Zim, SA tighten screws on border crimes

Zimbabwe and South Africa have tightened screws on border crimes along the Limpopo River and at the Beitbridge port of entry, where cases of irregular migrations and smuggling of prohibited goods are rampant.

Zimbabwean border stakeholders introduced the regional enforcement committee a fortnight ago to prevent cases of irregular movement of people between the two countries.

Since then, the team made up of multiple authorities and led by the Department of Immigration has been intercepting between 150 and 200 people a day going to either country illegally or smuggling goods.

This will help curtail criminal activities, among them border jumping, touting, the use of fake immigration stamps, and fake travel documents along with more serious human trafficking..

The two countries have of late been collaborating on fighting crime at their border and yesterday, South Africa deployed 200 border guards to five of its land borders. These guards fall under the newly established Border Management Authority (BMA) and some were deployed to the borders with Mozambique, Lesotho and Eswatini, which have been classified as hotspots for cross-border crimes.

Acting regional immigration officer-in-charge at Beitbridge-Zimbabwe, Mr Trustworthy Manatsire, said his office was working with other border agencies to restore order within the port of entry and along its flanks. “We have been recording positive results since the formation of the enforcement committee,” he said. “On average we have been intercepting 150 people daily for crimes along the border and we hope to maintain the momentum.

“Within the border, we are targeting vendors, touts, vagrants, and undocumented immigrants and migrants at all known hotspots and areas where they frequent.”

Mr Manatsire said the team had identified at least 15 common illegal crossing points where smuggling and the irregular movement of people were rife.

The smuggling of cigarettes, livestock and stolen vehicles and irregular migration have become rampant along the Limpopo River, resulting in security authorities from both countries conducting joint patrols in the area.

In the last 12 months over 30 people have been arrested for smuggling stolen vehicles along the border.

Mr Manatsire was hopeful that the deployment of more security personnel by South Africa, would complement Zimbabwe’s ongoing crackdown on illegal activities on the border front.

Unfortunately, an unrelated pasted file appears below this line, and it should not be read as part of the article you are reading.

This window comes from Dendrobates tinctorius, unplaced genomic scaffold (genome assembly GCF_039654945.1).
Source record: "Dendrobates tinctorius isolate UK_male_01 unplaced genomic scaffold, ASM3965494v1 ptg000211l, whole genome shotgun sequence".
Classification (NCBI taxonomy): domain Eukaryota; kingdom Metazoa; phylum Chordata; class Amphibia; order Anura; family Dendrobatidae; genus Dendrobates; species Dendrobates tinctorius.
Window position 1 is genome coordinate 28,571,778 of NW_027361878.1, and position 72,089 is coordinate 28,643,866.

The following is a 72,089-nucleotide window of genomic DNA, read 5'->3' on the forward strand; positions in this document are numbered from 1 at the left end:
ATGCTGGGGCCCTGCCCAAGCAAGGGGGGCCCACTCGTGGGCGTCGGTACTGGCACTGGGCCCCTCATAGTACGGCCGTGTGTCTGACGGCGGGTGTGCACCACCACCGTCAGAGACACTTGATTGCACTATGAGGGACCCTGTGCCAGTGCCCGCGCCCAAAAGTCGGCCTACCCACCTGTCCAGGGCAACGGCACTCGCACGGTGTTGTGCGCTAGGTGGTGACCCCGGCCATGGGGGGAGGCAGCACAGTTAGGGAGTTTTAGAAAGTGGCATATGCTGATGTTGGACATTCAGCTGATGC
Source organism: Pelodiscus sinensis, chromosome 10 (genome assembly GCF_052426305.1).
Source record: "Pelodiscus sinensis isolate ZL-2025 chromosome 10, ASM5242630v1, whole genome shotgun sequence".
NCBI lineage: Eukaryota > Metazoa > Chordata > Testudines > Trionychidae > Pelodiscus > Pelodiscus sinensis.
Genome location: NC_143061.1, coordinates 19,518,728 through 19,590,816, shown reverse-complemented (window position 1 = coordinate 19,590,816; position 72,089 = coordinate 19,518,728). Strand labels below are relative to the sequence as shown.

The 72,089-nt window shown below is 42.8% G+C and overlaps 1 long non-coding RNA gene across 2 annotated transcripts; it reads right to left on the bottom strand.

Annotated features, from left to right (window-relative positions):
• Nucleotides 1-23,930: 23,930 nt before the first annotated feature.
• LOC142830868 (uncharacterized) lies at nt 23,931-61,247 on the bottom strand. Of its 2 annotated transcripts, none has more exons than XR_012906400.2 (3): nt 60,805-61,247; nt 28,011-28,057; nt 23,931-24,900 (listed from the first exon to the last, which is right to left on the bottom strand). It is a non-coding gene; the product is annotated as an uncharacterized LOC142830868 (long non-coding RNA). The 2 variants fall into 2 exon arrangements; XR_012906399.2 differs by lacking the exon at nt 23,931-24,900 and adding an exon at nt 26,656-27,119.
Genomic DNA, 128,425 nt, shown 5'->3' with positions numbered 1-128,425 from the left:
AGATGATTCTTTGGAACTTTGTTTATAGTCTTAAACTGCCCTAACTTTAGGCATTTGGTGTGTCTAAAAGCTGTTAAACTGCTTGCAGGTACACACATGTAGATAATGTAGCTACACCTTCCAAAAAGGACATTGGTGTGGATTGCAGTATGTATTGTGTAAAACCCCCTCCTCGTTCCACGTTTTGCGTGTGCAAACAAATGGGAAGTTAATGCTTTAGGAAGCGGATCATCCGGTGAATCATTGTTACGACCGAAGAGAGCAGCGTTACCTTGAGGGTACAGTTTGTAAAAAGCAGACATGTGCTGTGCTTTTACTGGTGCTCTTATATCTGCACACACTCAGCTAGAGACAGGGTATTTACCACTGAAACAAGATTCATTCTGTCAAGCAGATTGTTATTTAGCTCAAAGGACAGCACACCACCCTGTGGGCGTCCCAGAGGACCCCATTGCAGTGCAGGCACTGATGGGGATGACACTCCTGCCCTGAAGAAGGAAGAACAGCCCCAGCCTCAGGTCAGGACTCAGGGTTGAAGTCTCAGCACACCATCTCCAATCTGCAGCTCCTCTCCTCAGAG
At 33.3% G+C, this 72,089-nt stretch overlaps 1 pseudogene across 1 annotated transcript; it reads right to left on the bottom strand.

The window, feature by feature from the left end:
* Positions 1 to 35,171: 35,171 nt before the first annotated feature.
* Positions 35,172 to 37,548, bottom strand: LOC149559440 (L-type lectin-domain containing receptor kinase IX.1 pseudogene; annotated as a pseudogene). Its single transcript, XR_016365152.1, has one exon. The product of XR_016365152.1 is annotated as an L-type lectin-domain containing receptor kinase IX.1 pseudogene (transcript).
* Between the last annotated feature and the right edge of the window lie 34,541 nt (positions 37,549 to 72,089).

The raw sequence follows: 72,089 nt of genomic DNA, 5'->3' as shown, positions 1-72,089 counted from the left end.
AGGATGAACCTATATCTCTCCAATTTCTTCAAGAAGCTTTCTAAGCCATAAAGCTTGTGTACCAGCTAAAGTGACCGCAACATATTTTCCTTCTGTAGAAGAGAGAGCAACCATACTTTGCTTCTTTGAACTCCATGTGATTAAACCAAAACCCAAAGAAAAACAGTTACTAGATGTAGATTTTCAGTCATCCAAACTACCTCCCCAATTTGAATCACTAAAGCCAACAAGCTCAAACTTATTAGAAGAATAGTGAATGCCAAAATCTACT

The security task force that had been deployed by the government of Zimbabwe had helped contain increased crime along the Limpopo River.

“We are determined to make the transformed border one of the best crime-free facilities and it is pleasing to note that our neighbours have also made a commitment towards that direction by deploying more manpower,” he said.

South Africa’s Home Affairs Minister, Dr Aaron Motsoaledi said during the deployment of the border guards at Beitbridge yesterday that these will be working hand in glove with the SA defence forces.

He said the newly-recruited members of the Border Guard were carefully selected and trained, with a focus on fitness and physical assessment and that a lifestyle audit had been carried out on them to minimise cases of corruption.

“Whilst the broader integration process is underway, this cohort will be statically deployed at the identified five vulnerable segments of the borderline, working together with members of the South African National Defence Force,” said Minister Motsoaledi.

“The BMA, which is South Africa’s new, single authority for border management with a single command and control, was established through the Border Management Authority Act of 2020”.

The BMA was currently operating as a section under his ministry and that it will be weaned off in April next year.

Minister Motsoaledi said the process will involve the integration of five streams of functions performed by government departments in that country.

These include: Home Affairs; Forestry, Fisheries and Environment; Agriculture, Land Reform and Rural Development; and Health. The new force will carry out access control functions now conducted by members of the police in the ports of entry.

“The BMA will tighten border management by implementing an integrated and coordinated approach in the border management environment,” he said.

“This is an improvement on the previous multi-agency approach comprising multiple authorities with different mandates.”

The BMA model, he said, will pave the way for the creation of smart border posts and systems and advance trade facilitation in the region. Herald

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